This incident resulted from a weakness in the smart contract written for it — not the blockchain itself. Since its inception, Ethereum has been committed to open source. Accordingly, it supports the type of third-party development that was necessary to create the DAO. But there is risk associated with the creation of third-party applications, even if the platform on which it is built has proven strong. Developers make mistakes, especially when they’re not backed up by a large and well-established team. Unfortunately, the DAO was an attractive target for those who keen to exploit this type of oversight.
There’s no way to completely bypass the risk of placing assets in a network like the DAO. However, there are certain measures that investors and end users can take to protect themselves. First and foremost, it’s good to remember that holding or investing your assets in a new technology does not necessarily mean enhanced security. Instead, it may be more useful to think in terms of different security. Traditional banks, exchanges and other forms of asset growth and protection are liable to theft. So are those based on newer methods. Just as you would do homework about a bank or potential stock investment, it helps to become very savvy about the blockchain network you’re interested in. Even if it runs on a robust platform like Ethereum, external development projects can render it vulnerable. Learning about how it works, and who is making it work, is important to making smart decisions about your assets.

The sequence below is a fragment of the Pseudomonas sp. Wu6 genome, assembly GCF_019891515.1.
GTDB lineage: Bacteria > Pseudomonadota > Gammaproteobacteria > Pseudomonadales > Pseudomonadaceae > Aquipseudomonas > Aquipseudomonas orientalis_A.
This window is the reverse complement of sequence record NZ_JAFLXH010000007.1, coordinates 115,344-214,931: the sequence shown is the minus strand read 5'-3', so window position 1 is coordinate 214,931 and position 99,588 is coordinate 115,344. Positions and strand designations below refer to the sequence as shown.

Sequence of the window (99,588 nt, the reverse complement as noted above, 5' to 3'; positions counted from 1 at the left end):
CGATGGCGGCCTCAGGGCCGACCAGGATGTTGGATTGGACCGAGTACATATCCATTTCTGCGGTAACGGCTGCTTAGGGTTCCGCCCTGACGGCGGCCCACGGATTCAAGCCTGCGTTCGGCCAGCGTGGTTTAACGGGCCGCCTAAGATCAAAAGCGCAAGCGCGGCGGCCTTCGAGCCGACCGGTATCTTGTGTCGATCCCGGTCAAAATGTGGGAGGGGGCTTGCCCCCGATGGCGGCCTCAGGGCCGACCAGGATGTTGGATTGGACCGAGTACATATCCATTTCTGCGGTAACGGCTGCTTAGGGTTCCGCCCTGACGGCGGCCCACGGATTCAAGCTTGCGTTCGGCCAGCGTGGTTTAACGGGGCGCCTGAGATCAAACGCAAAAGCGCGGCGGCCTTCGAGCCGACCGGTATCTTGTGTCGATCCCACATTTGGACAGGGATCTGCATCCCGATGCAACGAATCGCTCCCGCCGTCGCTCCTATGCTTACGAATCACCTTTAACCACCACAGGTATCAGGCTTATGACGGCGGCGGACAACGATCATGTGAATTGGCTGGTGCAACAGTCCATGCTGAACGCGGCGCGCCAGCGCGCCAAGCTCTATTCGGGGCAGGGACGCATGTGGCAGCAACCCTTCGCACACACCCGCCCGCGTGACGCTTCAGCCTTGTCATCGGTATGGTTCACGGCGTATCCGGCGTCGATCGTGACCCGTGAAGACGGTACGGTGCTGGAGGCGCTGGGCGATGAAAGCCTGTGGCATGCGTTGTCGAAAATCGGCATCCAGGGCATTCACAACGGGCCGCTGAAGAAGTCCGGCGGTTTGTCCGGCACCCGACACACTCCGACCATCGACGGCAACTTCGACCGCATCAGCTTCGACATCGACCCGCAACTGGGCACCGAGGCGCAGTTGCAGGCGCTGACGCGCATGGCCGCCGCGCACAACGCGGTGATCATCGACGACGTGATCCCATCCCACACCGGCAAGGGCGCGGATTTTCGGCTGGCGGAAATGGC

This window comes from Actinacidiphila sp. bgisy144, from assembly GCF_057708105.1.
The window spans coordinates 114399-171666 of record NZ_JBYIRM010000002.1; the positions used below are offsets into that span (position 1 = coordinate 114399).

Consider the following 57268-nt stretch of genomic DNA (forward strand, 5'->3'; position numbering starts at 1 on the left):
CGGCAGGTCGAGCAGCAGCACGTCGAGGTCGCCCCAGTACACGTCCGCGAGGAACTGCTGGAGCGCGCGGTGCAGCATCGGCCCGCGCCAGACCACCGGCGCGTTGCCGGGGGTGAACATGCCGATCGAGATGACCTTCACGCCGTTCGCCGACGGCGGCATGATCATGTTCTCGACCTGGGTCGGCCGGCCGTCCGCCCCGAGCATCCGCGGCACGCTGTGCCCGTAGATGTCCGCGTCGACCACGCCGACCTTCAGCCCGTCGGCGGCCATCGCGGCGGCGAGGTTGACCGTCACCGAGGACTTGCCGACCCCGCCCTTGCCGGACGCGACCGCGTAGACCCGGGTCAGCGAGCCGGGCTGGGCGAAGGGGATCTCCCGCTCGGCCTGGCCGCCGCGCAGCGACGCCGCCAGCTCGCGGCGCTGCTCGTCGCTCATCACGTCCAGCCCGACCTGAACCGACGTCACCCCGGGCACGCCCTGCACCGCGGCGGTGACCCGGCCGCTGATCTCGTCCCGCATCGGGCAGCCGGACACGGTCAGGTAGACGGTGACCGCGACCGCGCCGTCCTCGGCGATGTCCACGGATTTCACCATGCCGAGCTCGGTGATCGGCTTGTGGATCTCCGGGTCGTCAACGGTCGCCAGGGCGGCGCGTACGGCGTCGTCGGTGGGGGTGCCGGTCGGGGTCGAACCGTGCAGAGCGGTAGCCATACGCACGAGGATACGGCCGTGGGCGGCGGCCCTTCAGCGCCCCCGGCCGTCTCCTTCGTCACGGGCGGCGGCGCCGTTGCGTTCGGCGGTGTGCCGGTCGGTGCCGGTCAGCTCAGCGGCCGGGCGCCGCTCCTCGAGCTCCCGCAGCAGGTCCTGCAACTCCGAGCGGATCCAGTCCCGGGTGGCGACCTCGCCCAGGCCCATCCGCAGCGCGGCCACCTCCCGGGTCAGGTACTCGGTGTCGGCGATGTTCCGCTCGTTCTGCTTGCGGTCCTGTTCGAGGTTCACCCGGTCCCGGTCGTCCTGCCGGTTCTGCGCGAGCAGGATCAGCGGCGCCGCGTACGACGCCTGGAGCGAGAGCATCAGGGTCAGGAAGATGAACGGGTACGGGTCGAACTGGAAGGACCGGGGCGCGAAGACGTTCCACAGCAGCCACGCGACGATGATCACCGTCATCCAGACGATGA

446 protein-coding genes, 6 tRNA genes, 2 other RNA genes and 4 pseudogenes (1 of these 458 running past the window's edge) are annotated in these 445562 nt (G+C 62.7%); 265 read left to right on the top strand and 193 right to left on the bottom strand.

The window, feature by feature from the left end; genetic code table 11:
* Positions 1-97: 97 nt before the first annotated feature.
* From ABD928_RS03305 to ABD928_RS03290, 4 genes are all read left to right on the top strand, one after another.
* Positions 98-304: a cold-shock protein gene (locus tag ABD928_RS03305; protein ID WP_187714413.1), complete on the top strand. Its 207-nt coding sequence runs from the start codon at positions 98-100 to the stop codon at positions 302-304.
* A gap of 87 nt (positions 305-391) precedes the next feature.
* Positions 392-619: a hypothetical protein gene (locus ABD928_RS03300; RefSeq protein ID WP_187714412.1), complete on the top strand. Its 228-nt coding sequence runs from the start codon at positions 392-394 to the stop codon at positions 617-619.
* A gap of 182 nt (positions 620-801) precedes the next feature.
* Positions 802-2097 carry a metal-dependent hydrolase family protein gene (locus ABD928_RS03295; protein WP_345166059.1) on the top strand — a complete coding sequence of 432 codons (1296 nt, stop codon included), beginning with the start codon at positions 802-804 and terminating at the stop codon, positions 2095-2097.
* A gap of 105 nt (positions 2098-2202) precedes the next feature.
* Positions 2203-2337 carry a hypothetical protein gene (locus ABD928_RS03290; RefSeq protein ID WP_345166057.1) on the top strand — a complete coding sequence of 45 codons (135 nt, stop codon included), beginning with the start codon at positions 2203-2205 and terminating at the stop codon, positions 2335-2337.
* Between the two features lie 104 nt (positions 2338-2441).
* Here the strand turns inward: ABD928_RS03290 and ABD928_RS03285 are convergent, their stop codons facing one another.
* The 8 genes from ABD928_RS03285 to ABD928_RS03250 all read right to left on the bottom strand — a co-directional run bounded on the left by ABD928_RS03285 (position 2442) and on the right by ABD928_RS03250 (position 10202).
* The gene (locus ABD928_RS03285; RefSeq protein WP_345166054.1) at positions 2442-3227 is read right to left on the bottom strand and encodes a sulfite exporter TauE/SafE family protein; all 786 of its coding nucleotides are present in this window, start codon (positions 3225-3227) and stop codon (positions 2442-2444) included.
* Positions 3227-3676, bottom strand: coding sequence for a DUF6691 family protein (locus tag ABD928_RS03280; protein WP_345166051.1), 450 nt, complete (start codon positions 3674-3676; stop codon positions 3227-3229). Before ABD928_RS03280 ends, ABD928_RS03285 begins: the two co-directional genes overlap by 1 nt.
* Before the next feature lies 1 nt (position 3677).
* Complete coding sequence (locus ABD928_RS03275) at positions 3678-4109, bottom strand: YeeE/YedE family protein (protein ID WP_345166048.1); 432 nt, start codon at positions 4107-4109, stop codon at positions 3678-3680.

The aforementioned incidents demonstrate how external development can compromise a secure blockchain. As noted, this does not have to do with the design of the blockchain, but rather the way in which other software projects interact with it. However, the security of the blockchain protocol itself is not fail-proof. One potentially destructive feature of blockchain is that it’s possible for bad actors to control a network by sheer virtue of computing power, since all that’s required to validate a transaction is majority consensus. If more than half of the processing power on a blockchain fell into the hands of a single malicious entity — which could be one person controlling a number of nodes, or a group of hackers working together — it could prove very destructive for the other, well-intentioned members of the network.
This type of hack, known as a “51% Attack,” has not yet happened (as far as we know). In reality, the computing power available to most people right now, it would be extremely difficult to facilitate. And even if it did happen, it may not be disastrous. Blockchain’s auditability means that it’s possible to quicly detect double-spending fraud on the network. A temporarily successful 51% attack may lead to those involved simply being kicked off the blockchain. However, the advances in processing power provided by quantum computing could make 51% attacks a very real threat. This has been hypothesized and written on by many figures into the crypto community. As the widespread adoption of quantum computing becomes more imminent, this is certainly an issue to watch.
In short, well-known security practices are as essential to blockchain applications as they are older technologies. It is important to remember that all digital networks are rife with bad actors and vulnerabilities. A defensive mindset is key to making sure your assets remain safe. If you are interested in the long-term health of blockchain and cryptocurrency, the most important step you can take is self-education. Being on the frontline of innovation means keeping pace with emerging insights so you can confidently decide what choices are best for you.